1:45 PM  
Blogger Daphna said...

Don't judge the women too harshly. I was not raised to look only at what a man earns...but then, I was raised with the expectation that I could and would be educated and work. And indeed, today, I have a good education and a good job. And the thought of sitting at home with kiddies 24/7 just...well...no. Just like the vast majority of my friends. Which gives me the luxury of saying "okay, so if I meet a special ed teacher who earns peanuts, no problem".

On the other hand, if a man prefers a wife to stay at home with the kids, well, he should put in the effort to learn a solid profession (and garbage collector counts), so that he can pay the bills solo. Some women might choose poverty, but having actually gone through various very lean periods, I can tell you that poverty sucks and I will not condemn another person who would not willingly go into it, any more than I would condemn someone who decides not to move to Israel. I live here, and I love it, but I know how tough it is to get established; who am I to judge?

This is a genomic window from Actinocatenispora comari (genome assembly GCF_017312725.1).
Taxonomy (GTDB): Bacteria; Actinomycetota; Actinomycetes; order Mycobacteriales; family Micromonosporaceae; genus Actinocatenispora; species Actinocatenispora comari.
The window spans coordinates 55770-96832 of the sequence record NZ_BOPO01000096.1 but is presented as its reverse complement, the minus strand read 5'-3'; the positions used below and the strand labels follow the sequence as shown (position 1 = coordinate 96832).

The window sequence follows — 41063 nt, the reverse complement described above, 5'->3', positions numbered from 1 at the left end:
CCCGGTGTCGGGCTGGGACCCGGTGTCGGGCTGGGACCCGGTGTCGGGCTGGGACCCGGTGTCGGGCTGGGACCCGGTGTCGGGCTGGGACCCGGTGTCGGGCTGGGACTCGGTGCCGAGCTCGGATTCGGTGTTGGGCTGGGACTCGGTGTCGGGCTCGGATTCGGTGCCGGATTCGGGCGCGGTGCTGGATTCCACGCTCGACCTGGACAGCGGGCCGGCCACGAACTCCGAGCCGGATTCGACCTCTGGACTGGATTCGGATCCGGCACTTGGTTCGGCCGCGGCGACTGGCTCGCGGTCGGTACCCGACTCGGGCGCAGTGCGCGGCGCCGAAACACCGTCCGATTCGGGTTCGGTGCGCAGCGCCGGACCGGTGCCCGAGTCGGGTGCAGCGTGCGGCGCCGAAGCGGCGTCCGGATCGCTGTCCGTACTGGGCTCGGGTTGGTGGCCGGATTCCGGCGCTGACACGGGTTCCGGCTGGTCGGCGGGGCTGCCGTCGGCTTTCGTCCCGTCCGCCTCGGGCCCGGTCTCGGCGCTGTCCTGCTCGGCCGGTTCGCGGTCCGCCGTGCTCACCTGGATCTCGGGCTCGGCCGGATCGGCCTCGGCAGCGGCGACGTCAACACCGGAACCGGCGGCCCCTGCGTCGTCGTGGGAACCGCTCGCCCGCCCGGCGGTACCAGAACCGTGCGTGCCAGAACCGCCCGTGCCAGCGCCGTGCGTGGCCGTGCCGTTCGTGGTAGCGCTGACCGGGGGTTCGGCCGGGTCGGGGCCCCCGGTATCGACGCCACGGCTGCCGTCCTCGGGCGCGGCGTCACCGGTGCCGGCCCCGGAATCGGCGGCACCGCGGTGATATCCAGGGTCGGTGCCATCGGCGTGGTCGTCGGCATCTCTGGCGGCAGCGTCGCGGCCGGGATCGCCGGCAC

As for being dismissive of titles... It is not the job so much as it is the personality that chooses the profession. I am sure that there are garbage collectors who are avid readers, believe in continually expanding their mind, enjoy classical music, will push their children to really apply themselves in school and the like. I am also sure that many people go into these fields because they do not particulary enjoy books, learning, academics and so on, or do not have as much of a gift in this area, and garbage collection is a good solid profession where they can support a family using their strength. No problem... unless I find intelligence to be one of the most attractive traits in a man, really want a guy who holds the same views as I do on education and who loves to read. (Incidentally, I have a sibling who is a mechanic. Brilliant with his hands, and also quite bright intellecutally. He just fell into this and has a talent for it. But from speaking with him, I do not get the impression that his co-workers are of the same mind).